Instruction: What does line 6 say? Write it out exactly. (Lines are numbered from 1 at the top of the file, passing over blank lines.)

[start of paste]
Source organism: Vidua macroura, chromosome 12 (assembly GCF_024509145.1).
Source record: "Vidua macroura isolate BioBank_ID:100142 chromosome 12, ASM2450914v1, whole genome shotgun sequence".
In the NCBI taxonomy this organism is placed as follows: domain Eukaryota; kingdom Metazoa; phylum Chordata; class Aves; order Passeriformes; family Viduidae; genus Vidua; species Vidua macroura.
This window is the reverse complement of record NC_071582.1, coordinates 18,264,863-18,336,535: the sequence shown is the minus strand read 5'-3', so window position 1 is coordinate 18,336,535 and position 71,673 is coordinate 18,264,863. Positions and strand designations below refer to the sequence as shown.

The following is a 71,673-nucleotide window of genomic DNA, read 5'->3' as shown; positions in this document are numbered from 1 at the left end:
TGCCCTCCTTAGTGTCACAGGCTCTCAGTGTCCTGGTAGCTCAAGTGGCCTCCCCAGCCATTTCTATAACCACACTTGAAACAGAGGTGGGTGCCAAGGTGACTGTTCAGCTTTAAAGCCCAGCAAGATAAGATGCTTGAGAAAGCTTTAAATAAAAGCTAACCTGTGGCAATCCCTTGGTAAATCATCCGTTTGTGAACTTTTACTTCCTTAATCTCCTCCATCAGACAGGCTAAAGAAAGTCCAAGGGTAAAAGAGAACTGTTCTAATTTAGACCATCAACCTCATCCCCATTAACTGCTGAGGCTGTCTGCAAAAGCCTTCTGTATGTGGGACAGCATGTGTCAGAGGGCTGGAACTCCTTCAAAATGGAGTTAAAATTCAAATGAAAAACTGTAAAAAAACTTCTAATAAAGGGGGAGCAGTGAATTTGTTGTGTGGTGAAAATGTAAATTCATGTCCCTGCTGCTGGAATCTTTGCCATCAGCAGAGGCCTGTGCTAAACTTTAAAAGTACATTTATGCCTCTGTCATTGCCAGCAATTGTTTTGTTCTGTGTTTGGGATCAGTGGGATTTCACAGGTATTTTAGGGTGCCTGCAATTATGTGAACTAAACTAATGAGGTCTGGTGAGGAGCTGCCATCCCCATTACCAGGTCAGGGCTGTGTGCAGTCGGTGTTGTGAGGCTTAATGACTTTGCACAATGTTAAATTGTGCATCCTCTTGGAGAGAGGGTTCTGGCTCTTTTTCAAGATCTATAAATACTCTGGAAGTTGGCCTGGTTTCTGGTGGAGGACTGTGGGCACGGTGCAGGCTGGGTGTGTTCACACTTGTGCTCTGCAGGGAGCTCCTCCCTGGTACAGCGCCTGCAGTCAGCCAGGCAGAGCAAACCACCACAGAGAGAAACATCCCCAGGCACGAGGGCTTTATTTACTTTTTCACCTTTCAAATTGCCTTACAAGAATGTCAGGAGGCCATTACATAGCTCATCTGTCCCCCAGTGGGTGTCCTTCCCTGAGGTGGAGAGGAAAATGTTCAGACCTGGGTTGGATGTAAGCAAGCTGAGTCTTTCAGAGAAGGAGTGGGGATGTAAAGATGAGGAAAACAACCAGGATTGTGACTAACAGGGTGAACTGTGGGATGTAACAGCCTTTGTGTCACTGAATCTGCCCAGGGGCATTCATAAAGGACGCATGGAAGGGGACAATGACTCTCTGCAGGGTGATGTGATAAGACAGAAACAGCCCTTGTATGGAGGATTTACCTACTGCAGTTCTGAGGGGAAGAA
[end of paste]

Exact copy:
TGCCCTCCTTAGTGTCACAGGCTCTCAGTGTCCTGGTAGCTCAAGTGGCCTCCCCAGCCATTTCTATAACCACACTTGAAACAGAGGTGGGTGCCAAGGTGACTGTTCAGCTTTAAAGCCCAGCAAGATAAGATGCTTGAGAAAGCTTTAAATAAAAGCTAACCTGTGGCAATCCCTTGGTAAATCATCCGTTTGTGAACTTTTACTTCCTTAATCTCCTCCATCAGACAGGCTAAAGAAAGTCCAAGGGTAAAAGAGAACTGTTCTAATTTAGACCATCAACCTCATCCCCATTAACTGCTGAGGCTGTCTGCAAAAGCCTTCTGTATGTGGGACAGCATGTGTCAGAGGGCTGGAACTCCTTCAAAATGGAGTTAAAATTCAAATGAAAAACTGTAAAAAAACTTCTAATAAAGGGGGAGCAGTGAATTTGTTGTGTGGTGAAAATGTAAATTCATGTCCCTGCTGCTGGAATCTTTGCCATCAGCAGAGGCCTGTGCTAAACTTTAAAAGTACATTTATGCCTCTGTCATTGCCAGCAATTGTTTTGTTCTGTGTTTGGGATCAGTGGGATTTCACAGGTATTTTAGGGTGCCTGCAATTATGTGAACTAAACTAATGAGGTCTGGTGAGGAGCTGCCATCCCCATTACCAGGTCAGGGCTGTGTGCAGTCGGTGTTGTGAGGCTTAATGACTTTGCACAATGTTAAATTGTGCATCCTCTTGGAGAGAGGGTTCTGGCTCTTTTTCAAGATCTATAAATACTCTGGAAGTTGGCCTGGTTTCTGGTGGAGGACTGTGGGCACGGTGCAGGCTGGGTGTGTTCACACTTGTGCTCTGCAGGGAGCTCCTCCCTGGTACAGCGCCTGCAGTCAGCCAGGCAGAGCAAACCACCACAGAGAGAAACATCCCCAGGCACGAGGGCTTTATTTACTTTTTCACCTTTCAAATTGCCTTACAAGAATGTCAGGAGGCCATTACATAGCTCATCTGTCCCCCAGTGGGTGTCCTTCCCTGAGGTGGAGAGGAAAATGTTCAGACCTGGGTTGGATGTAAGCAAGCTGAGTCTTTCAGAGAAGGAGTGGGGATGTAAAGATGAGGAAAACAACCAGGATTGTGACTAACAGGGTGAACTGTGGGATGTAACAGCCTTTGTGTCACTGAATCTGCCCAGGGGCATTCATAAAGGACGCATGGAAGGGGACAATGACTCTCTGCAGGGTGATGTGATAAGACAGAAACAGCCCTTGTATGGAGGATTTACCTACTGCAGTTCTGAGGGGAAGAA